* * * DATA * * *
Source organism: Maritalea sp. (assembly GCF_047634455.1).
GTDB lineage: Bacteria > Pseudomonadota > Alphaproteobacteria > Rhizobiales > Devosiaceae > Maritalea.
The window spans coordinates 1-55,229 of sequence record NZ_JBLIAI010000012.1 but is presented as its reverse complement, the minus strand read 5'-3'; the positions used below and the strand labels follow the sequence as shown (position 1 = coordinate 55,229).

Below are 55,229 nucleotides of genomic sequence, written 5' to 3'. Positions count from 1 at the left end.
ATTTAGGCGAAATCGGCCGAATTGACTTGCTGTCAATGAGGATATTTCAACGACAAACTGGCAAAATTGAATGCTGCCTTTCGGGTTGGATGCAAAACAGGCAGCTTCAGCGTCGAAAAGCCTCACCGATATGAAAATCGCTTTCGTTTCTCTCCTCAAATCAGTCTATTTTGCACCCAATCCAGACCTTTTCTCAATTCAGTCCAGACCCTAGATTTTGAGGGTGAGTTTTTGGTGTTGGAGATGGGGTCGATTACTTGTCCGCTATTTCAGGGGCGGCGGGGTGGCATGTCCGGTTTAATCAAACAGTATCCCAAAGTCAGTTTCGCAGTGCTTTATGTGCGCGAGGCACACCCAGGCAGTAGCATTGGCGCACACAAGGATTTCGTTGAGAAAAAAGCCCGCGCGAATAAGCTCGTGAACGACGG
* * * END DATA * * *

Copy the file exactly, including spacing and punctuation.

Source organism: Maritalea sp. (assembly GCF_047634455.1).
GTDB lineage: Bacteria > Pseudomonadota > Alphaproteobacteria > Rhizobiales > Devosiaceae > Maritalea.
The window spans coordinates 1-55,229 of sequence record NZ_JBLIAI010000012.1 but is presented as its reverse complement, the minus strand read 5'-3'; the positions used below and the strand labels follow the sequence as shown (position 1 = coordinate 55,229).

Below are 55,229 nucleotides of genomic sequence, written 5' to 3'. Positions count from 1 at the left end.
ATTTAGGCGAAATCGGCCGAATTGACTTGCTGTCAATGAGGATATTTCAACGACAAACTGGCAAAATTGAATGCTGCCTTTCGGGTTGGATGCAAAACAGGCAGCTTCAGCGTCGAAAAGCCTCACCGATATGAAAATCGCTTTCGTTTCTCTCCTCAAATCAGTCTATTTTGCACCCAATCCAGACCTTTTCTCAATTCAGTCCAGACCCTAGATTTTGAGGGTGAGTTTTTGGTGTTGGAGATGGGGTCGATTACTTGTCCGCTATTTCAGGGGCGGCGGGGTGGCATGTCCGGTTTAATCAAACAGTATCCCAAAGTCAGTTTCGCAGTGCTTTATGTGCGCGAGGCACACCCAGGCAGTAGCATTGGCGCACACAAGGATTTCGTTGAGAAAAAAGCCCGCGCGAATAAGCTCGTGAACGACGG